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LarryW
08-02-2011, 10:36 AM
I barely know any Greek and no Hebrew and use BW9 for my own personal studies. There are so many Greek versions (ie BGT, BNT, BNM, etc) and would like some suggestions on which primary versions to use. I assume I should use those with morphology but I don't know enough to know that the differences between the various texts are. As an example, between UBS and Westcott-Hort and BW.

Can anyone explain some of the differences? Any links would also be appreciated. I've in the past used primarily the BW versions, WHM and BYM.

Thank you in advance,
Larry

Michael Hanel
08-02-2011, 03:31 PM
Larry,

Your question is a tricky one because there are people who definitely have strong opinions on which is the "right" text. It's pretty hard to summarize what each one is, but if you check out Wikipedia there are actually some really good articles about the different versions.

In general though versions that end in M are morphology versions. Those really aren't versions I would have active in the browse window, but BibleWorks uses them to give you the proper lemma, parsing, etc. and to allow you to do searching by the same.

BGT is basically the LXX (Rahlfs) and the Nestle-Aland 27 text.
BNT is New Testament only, so it only has Nestle-Aland text.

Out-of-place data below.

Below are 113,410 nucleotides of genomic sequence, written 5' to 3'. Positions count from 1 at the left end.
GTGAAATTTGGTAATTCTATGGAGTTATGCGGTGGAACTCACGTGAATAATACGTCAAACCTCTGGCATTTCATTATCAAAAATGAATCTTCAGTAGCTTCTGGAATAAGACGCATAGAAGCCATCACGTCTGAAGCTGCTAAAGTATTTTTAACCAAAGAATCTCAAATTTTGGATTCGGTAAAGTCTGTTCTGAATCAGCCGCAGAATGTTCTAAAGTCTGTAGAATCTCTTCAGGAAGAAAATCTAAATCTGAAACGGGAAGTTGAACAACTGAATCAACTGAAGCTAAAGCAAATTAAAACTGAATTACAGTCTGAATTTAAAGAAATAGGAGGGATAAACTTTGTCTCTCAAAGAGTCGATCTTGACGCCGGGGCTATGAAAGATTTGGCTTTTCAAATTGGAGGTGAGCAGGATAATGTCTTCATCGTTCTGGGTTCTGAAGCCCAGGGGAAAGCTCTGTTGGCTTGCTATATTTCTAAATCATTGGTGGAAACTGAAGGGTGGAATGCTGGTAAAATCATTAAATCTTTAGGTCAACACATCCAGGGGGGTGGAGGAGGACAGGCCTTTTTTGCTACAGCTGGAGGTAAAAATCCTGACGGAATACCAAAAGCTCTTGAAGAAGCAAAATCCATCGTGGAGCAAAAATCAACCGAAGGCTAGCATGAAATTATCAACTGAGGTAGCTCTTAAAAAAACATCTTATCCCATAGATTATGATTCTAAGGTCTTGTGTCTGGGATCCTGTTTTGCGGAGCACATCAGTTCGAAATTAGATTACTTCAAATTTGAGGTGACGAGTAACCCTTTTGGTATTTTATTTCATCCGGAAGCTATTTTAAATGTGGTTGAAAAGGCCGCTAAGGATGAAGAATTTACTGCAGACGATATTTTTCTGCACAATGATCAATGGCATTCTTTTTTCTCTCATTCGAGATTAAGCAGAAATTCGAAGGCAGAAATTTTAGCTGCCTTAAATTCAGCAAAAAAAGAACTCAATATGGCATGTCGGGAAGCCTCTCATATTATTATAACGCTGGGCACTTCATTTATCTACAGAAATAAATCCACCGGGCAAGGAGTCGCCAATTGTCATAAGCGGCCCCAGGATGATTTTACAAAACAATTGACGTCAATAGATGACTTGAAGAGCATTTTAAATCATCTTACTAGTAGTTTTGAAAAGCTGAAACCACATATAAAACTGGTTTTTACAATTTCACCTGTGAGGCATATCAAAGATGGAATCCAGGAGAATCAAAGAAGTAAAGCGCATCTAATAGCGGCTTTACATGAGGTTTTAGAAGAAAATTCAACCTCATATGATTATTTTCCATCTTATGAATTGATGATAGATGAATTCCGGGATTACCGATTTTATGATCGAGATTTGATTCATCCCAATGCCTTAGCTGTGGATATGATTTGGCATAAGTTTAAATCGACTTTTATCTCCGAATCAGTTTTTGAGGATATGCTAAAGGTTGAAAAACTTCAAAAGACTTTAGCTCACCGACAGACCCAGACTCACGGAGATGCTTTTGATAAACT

GNT is the USB4 text
(For all intents and purposes UBS4 and NA27 are the same text)

WHO/WHT is the Westcott-Hort (WH) version, it is a precursor to the Nestle-Aland text and some favor it because of how it decided textual critical choices.

BYZ is known as the Byzantine Greek NT and it (generally) adopts readings that are found in the majority of Greek manuscripts (this is a different philosophy than WH and NA27)

SCR and STE represent two different editions that try to reproduce the textus receptus which is essentially the Greek NT that was used by the translators of the KJV.

TIS, TRG2, and VST are other critical editions that are close to WH not necessarily because they choose the same readings or have the same ideology, but because they were early-modern attempts at constructing an eclectic critical text.

MGVH
08-02-2011, 08:13 PM
Building on Michael's notes, here is my summary of Greek texts w/ which someone should be familiar:


The Textus Receptus (using either Stephanus of 1550 or Scrivener of 1894 [which is based on Theodore Beza's 1598]); this is the text that reflects the basis for the King James Version >> STE or SCR
The Alexandrian text best represented by Westcott & Hort of 1881 >> WHT (or Tischendorf's of 1869-72 >> TIS)
A modern eclectic text, namely the Nestle-Aland 27th or United Bible Society 4th >> BGT, BNT, GNT
The Majority Text = Byzantine Text as reflected in Robinson & Pierpont of 2005 >> BYZ (or BFT which is identical to the BYZ)


Additionally, you can download the SBL GNT available on Michael's site (http://bibleworks.oldinthenew.org/?p=649). This is another modern 'critical' edition in that it tries to weigh a best reading among Westcott & Hort, Tregelles (TRG2), Robinson-Pierpont, and a constructed Greek text behind the NIV.

LarryW
08-03-2011, 09:52 AM
Thank you to both of you. Very helpful.

Larry